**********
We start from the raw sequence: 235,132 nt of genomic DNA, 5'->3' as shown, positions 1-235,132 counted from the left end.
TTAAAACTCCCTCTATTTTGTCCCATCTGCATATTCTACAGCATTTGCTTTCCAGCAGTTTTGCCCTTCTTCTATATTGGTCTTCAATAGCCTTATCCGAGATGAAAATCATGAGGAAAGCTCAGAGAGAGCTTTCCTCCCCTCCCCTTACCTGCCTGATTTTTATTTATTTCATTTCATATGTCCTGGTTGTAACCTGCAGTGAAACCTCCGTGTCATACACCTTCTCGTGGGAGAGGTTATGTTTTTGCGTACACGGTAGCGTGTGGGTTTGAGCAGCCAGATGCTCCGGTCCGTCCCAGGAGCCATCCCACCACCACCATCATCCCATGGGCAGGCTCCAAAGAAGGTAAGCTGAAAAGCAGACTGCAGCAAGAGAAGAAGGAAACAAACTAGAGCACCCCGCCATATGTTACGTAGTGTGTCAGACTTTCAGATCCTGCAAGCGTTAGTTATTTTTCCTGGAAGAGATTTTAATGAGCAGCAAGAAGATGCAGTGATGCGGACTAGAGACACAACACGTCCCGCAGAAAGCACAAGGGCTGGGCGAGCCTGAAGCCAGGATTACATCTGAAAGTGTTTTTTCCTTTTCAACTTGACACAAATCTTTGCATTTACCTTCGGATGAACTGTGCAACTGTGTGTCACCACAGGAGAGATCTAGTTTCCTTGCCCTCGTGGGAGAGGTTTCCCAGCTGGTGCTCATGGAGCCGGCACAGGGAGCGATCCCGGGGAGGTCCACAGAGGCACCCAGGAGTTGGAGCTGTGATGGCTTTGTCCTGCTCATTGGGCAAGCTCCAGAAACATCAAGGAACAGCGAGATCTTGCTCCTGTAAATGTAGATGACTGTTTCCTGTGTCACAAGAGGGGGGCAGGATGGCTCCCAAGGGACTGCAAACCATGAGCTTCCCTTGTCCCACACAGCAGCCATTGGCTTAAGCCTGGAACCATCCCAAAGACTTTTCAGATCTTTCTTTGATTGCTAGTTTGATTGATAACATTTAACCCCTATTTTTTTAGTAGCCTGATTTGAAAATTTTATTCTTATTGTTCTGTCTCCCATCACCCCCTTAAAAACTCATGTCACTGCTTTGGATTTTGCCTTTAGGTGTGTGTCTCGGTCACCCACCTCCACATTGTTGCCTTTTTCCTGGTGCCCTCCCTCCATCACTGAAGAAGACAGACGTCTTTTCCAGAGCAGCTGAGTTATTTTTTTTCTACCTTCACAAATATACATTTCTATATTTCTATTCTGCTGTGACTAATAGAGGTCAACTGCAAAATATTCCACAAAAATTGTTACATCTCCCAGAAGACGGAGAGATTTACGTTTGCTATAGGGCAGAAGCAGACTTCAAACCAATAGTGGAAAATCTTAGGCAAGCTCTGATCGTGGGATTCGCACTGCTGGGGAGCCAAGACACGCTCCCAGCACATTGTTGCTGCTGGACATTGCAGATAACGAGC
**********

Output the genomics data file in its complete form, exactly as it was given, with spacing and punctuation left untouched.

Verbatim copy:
We start from the raw sequence: 235,132 nt of genomic DNA, 5'->3' as shown, positions 1-235,132 counted from the left end.
TTAAAACTCCCTCTATTTTGTCCCATCTGCATATTCTACAGCATTTGCTTTCCAGCAGTTTTGCCCTTCTTCTATATTGGTCTTCAATAGCCTTATCCGAGATGAAAATCATGAGGAAAGCTCAGAGAGAGCTTTCCTCCCCTCCCCTTACCTGCCTGATTTTTATTTATTTCATTTCATATGTCCTGGTTGTAACCTGCAGTGAAACCTCCGTGTCATACACCTTCTCGTGGGAGAGGTTATGTTTTTGCGTACACGGTAGCGTGTGGGTTTGAGCAGCCAGATGCTCCGGTCCGTCCCAGGAGCCATCCCACCACCACCATCATCCCATGGGCAGGCTCCAAAGAAGGTAAGCTGAAAAGCAGACTGCAGCAAGAGAAGAAGGAAACAAACTAGAGCACCCCGCCATATGTTACGTAGTGTGTCAGACTTTCAGATCCTGCAAGCGTTAGTTATTTTTCCTGGAAGAGATTTTAATGAGCAGCAAGAAGATGCAGTGATGCGGACTAGAGACACAACACGTCCCGCAGAAAGCACAAGGGCTGGGCGAGCCTGAAGCCAGGATTACATCTGAAAGTGTTTTTTCCTTTTCAACTTGACACAAATCTTTGCATTTACCTTCGGATGAACTGTGCAACTGTGTGTCACCACAGGAGAGATCTAGTTTCCTTGCCCTCGTGGGAGAGGTTTCCCAGCTGGTGCTCATGGAGCCGGCACAGGGAGCGATCCCGGGGAGGTCCACAGAGGCACCCAGGAGTTGGAGCTGTGATGGCTTTGTCCTGCTCATTGGGCAAGCTCCAGAAACATCAAGGAACAGCGAGATCTTGCTCCTGTAAATGTAGATGACTGTTTCCTGTGTCACAAGAGGGGGGCAGGATGGCTCCCAAGGGACTGCAAACCATGAGCTTCCCTTGTCCCACACAGCAGCCATTGGCTTAAGCCTGGAACCATCCCAAAGACTTTTCAGATCTTTCTTTGATTGCTAGTTTGATTGATAACATTTAACCCCTATTTTTTTAGTAGCCTGATTTGAAAATTTTATTCTTATTGTTCTGTCTCCCATCACCCCCTTAAAAACTCATGTCACTGCTTTGGATTTTGCCTTTAGGTGTGTGTCTCGGTCACCCACCTCCACATTGTTGCCTTTTTCCTGGTGCCCTCCCTCCATCACTGAAGAAGACAGACGTCTTTTCCAGAGCAGCTGAGTTATTTTTTTTCTACCTTCACAAATATACATTTCTATATTTCTATTCTGCTGTGACTAATAGAGGTCAACTGCAAAATATTCCACAAAAATTGTTACATCTCCCAGAAGACGGAGAGATTTACGTTTGCTATAGGGCAGAAGCAGACTTCAAACCAATAGTGGAAAATCTTAGGCAAGCTCTGATCGTGGGATTCGCACTGCTGGGGAGCCAAGACACGCTCCCAGCACATTGTTGCTGCTGGACATTGCAGATAACGAGC